Examines the lives of children, their parents, and others involved in special education in American public schools during the last 120 years.
Osgood examines the history of the school lives of children placed in formal or informal special education settings in American public schools during the last 120 years. As the public school system in the United States grew throughout the 20th century, special education became a recognized and dependable, but marginalized, arm of public schooling. Throughout the 1900s special education emerged as its own world in many ways, developing policies, practices, structures, and an identity that became more diverse and inclusive.
This work describes and interprets the nature and characteristics of special education. It examines carefully the human aspects of identification and placement; the nature of work and play in the classroom; the relationship among students, teachers, administrators, and parents involved in the process; the status and relation of children with disabilities to their non-disabled peers in various school settings; and the impact of school experiences on the lives of these children beyond school.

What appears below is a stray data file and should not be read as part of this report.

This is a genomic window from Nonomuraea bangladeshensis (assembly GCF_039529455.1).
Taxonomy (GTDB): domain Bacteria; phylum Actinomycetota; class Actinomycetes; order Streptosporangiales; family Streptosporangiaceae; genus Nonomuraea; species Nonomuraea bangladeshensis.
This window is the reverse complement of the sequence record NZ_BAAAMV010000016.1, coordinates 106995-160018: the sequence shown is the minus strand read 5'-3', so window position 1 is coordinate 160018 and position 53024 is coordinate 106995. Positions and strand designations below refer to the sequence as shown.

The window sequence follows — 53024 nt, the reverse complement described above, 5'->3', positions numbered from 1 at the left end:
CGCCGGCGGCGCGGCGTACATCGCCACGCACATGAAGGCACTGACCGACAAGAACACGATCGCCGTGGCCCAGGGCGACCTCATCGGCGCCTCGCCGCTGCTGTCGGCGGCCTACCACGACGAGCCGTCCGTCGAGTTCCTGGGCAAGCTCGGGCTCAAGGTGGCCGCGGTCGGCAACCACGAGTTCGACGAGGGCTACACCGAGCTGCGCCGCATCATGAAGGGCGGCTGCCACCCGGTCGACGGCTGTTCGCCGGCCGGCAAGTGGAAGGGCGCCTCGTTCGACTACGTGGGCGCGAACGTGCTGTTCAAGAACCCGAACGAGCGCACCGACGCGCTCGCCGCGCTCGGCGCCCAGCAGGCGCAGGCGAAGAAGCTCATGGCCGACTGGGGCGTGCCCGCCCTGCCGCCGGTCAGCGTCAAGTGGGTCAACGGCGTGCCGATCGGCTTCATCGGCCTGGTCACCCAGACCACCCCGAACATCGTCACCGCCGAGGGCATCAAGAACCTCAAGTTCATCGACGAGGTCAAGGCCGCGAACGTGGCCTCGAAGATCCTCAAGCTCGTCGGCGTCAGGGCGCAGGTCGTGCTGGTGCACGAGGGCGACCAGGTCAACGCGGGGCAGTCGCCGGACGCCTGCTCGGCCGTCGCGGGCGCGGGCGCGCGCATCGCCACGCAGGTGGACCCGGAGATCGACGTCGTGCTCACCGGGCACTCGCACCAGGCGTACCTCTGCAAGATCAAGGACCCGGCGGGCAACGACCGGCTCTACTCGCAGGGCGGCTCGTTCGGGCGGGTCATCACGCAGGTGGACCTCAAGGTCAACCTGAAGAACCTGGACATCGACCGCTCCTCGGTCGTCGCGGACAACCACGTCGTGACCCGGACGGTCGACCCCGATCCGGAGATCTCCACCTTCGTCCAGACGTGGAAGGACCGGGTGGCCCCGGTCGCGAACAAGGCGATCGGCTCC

Reviews "Drawing on official records and archival sources, Osgood constructs a history of special education in hopes that his topic will contribute to an understanding of all children....Recommended. Upper-division undergraduate through professional collections."—Choice